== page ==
I found this great article on living frugally and thought it was a good read.
Do you avoid a lot of the expenses that many of your peers spend money on, such as technology and meals out?
For the most part, yes. I have a lower-end Android phone because I needed a new phone. I went as cheap as possible. I don’t own a car, I rely on public transportation, and sometimes biking. I have a laptop, because I need it for writing. I do have Internet access because it’s pretty important to get online. My only extra bill is Netflix, and I’m considering getting rid of that. I don’t go out to eat, or just for special occasions. I cook for every meal. I don’t drink coffee. I try to stick with water. I do go out to bars, but not every night. That’s my best way to meet people and experience cities.
What’s your typical meal?
I usually buy a pound of beef and a package of chicken and make easy Mexican dishes. I get some vegetables and mix it all together and throw it on a tortilla. I do a lot of pasta dishes. When I’m working, I usually pack a lunch, I make a sandwich plus chips or cookies to get me through the day. Then I get home and cook a fuller meal. I try to have a good mix [of food] so I don’t get sick. My brother taught me little tricks to take different ingredients around the house, like seasonings, to make a sauce that’s different and more unique, to give yourself different tastes.
What about clothes?
Once or twice a year, I might get a few new things, like an extra pair of jeans or pants, or a couple shirts, but I still have shirts I wore to college, so they’re six or seven years old or older. If a job requires certain clothes, then I’ll buy clothes for that. I maybe get one new pair of shoes a year and make them last as long as possible. I mostly shop at cheaper places, like thrift stores or Salvation Army or Goodwill. Those are good places to hit up.
This is a really gorgeous earthen brick hut, with great curves and aesthetics, this house stands out! It has a lofted bed above the bathroom section, but the rest is found on the ground floor in a open and flowing space. On one side is the kitchen, the other is the living space. It is also an interesting twist because earth brick houses are typically seen in third world nations, while Japan has some of the most stringent building standards for earthquakes. To marry this old world tradition, with a new process to develop incredibly strong bricks is really interesting.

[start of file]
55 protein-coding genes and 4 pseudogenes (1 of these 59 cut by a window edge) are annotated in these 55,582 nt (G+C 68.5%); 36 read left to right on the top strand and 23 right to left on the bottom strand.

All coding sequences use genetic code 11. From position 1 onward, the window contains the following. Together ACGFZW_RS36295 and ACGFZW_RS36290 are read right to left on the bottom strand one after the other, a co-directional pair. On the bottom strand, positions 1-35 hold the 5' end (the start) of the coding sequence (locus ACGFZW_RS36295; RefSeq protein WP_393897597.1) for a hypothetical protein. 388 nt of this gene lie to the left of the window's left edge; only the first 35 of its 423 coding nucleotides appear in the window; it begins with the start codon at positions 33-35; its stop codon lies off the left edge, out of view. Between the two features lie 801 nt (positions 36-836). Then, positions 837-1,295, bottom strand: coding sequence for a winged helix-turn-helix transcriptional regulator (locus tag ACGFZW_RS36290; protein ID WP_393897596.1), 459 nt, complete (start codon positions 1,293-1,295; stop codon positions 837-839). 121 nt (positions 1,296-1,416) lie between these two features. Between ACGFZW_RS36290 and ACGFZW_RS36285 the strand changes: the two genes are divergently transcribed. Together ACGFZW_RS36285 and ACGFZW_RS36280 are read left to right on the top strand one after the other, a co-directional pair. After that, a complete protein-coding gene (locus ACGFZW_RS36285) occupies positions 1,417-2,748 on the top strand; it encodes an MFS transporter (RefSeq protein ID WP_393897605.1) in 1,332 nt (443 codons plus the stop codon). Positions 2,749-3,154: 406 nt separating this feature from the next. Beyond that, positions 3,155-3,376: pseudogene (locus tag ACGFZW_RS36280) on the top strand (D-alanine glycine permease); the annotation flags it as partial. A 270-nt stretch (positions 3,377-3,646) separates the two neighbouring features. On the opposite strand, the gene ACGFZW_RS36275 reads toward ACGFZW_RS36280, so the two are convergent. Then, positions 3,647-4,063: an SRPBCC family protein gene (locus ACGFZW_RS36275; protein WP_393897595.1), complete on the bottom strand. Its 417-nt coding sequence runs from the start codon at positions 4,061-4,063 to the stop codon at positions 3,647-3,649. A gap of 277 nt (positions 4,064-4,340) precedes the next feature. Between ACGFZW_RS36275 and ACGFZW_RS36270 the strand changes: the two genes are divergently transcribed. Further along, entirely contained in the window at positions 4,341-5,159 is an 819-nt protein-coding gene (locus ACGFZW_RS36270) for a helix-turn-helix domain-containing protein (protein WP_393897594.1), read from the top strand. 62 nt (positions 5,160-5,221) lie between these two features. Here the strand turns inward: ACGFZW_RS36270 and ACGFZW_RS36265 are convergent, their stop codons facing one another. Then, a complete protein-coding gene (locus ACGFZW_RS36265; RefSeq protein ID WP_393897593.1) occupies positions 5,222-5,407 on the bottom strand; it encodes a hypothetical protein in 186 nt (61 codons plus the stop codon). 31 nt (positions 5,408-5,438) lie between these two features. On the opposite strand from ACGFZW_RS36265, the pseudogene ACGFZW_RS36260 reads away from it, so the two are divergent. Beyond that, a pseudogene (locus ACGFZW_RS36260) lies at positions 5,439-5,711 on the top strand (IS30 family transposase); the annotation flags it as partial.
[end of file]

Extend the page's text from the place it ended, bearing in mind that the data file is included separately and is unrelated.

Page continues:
We had a posting on our Facebook wall recently about documentary on Tiny Houses and one persons journey to build his own home. It strikes me that Christopher and I have some similarities, we are soon to turn 30 and have made some realizations about the way we live and ways to take a different path. Here’s the trailer:
This was sent in from a reader, thanks Luke!, it is a small cottage designed for a family of four. So it is a bit larger than normally covered by this blog, but considering the number of occupants, it is still Tiny. Here is how they describe it:
This compact home design measures just 14m2, but it comfortably accommodates a family of four with everything you want and need to enjoy the simpler things in life. Just two kilometers from their family house and the daily grind, this mini cabin is surrounded by nature, enjoyed through massive windows on every wall. And because the footprint is small, that means minimal environmental impact in terms of construction and energy use. In fact, this passive solar home can operate on sun alone! And because it’s just a stone’s throw from their everyday house, this sweet retreat also eliminates that hours-long, gas-guzzling commute to “cottage country.”